Sure, it allows you to 'easily' run some windows applications directly. But is this really the way to go for making Linux more acceptable by the majority of users?

How about bridging the differences between the various DEs ( KDE, Gnome.. ) ? How about realizing all linux users are necessarily programming/systems gurus or wannabes ? Or even providing some nice, complete applications that don't require you to mess with .. text files and environment variables or even recompile them to get them to run ?

Hopefully, order will prevail the Linux 'anarchy' and something good will come out of all those fine efforts.

Well.. (1)

Sierpinski (266120) | more than 8 years ago | (#13214290)

Time for Microsoft to implement a new "innovative" filesystem type that is 'unfortunately' not compatible with previous Windows XP filesystem types.

Embrace.
Enhance.
Exterminate.

MS Will Implement an "innovative" file system (1)

sjvn (11568) | more than 8 years ago | (#13214388)

It's called WinFS (Windows File System). Fortunately, Microsoft couldn't get their act together in time for it to make Longhorn/Vista... whenever it's going to show up!

http://www.eweek.com/article2/0,1895,1640212,00.as p [eweek.com]

But, someday, somehow, MS will have a new, improved, and totally propritary file system to bedevil us with.

Steven

Great! (1)

rockytriton (896444) | more than 8 years ago | (#13214311)

Great! Now we can get less than 1% of windows applications to run for only a little more than 50% of the price of windows!

Lacking GNOME is not a minus (2, Insightful)

GauteL (29207) | more than 8 years ago | (#13214331)

Xandros is meant to be a typical business os where things Just Work [tm], are simple and user friendly.

These distributions are much better off supporting only ONE desktop solution. The prime target of Xandros doesn't know what GNOME or KDE is, they just want to get their work done. Xandros chose KDE, which is not a bad choice, and did a good job integrating it.

Confusing the issue with two very different ways of using your computer is just not a good idea. It is better to completely integrate one solution.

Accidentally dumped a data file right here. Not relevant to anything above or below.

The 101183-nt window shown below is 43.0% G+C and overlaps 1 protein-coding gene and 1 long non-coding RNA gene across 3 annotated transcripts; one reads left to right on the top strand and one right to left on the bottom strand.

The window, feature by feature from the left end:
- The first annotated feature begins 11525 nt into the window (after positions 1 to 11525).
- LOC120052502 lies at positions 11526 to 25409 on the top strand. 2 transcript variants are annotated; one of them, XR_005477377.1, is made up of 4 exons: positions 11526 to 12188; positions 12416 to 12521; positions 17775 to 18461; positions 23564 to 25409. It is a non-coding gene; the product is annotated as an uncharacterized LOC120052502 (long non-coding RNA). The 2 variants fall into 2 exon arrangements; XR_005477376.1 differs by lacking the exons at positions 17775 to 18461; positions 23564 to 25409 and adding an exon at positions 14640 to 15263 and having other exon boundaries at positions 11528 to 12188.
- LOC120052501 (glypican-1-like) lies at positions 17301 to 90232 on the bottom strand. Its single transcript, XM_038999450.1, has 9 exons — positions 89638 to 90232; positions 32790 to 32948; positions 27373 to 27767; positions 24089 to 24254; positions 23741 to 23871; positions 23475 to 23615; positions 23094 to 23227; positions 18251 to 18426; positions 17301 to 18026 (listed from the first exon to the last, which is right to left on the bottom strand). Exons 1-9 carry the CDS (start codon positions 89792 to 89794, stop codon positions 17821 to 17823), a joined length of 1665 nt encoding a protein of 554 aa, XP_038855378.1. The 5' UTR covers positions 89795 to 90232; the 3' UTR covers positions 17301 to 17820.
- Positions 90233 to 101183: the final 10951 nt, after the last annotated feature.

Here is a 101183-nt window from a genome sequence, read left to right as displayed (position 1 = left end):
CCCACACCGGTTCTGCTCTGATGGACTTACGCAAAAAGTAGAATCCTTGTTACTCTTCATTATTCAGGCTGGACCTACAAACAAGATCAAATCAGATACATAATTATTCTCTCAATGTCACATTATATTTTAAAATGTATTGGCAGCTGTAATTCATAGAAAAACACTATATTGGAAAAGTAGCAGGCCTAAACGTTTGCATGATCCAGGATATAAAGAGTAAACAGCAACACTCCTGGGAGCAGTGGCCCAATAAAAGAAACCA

This is also why Ubuntu should stick to one user interface with their official distribution, and leave KDE to the more unofficial Kubuntu.

For the more technical users / companies, there is always Red Hat, SuSE, Mandrake, Slackware, Gentoo, Debian, etc.

WTF? (3, Insightful)

smvp6459 (896580) | more than 8 years ago | (#13214343)

I can't really see what's different between this and major distribution from a commercial entity. I run SUSE 9.3 and it's got everything but crossover office (and Wine is fine for most tasks).

So:
- Four-click install with automatic disk partitioning [SUSE's just about got it]
- Industry-leading hardware detection & configuration [SUSE's got it]
- A single control center for all your settings [SUSE and many distros have got it]
- Shield your files from prying eyes with automatic home folder encryption [ok, it's not automatic in SUSE or most distros, but do you really want your mom and dad to encrypt their files?]
- Acquire images through the USB scanner support [sounds like most distros]
- Support for new nVidia and ATI PCI-Express video cards [sounds like nVidia and ATI]
- Recursively change properties of files in selected sub-directories [Sounds like Konqueror]
- New! Synchronize your system clock with a network time server [Holy shit, computers do this...wow what a novel idea]
- Xandros File Manager [ie konqueror]
- Xandros Disc Burner [ie k3b]
- Full server-accessed Windows networking [ie samba]
- StarOffice 7 with full commercial support [too cool for open office]
- Special Xandros edition of CodeWeavers CrossOver Office 3.0.1 [don't see the major advantages over a well setup version of wine]
- Xandros Networks updates [sounds like most distros]
- Get notified of updates immediately with the Xandros Networks panel applet [sounds like many distros]
- Startup and Trouble-shooting Guide [weee!]
- 380 page User Guide (PDF with download version) [sounds like they cheaped out...SUSE still gives you two solid books in addition to the PDFs].
- Access to a huge inventory of free Linux software [ie the Internet]
- 90 days e-mail installation technical support [ie we don't want you to call and talk to us, oh yeah and screw you that you may have hosed your system when ntfsresize failed and now you can't get online]

Crossover (0)

Anonymous Coward | more than 8 years ago | (#13214457)

- Special Xandros edition of CodeWeavers CrossOver Office 3.0.1 [don't see the major advantages over a well setup version of wine]

Try telling that to your grandmother.... and clearly you've never used Crossover. It's quite nice, actually.

The wrong direction (4, Insightful)

frodwith (904084) | more than 8 years ago | (#13214356)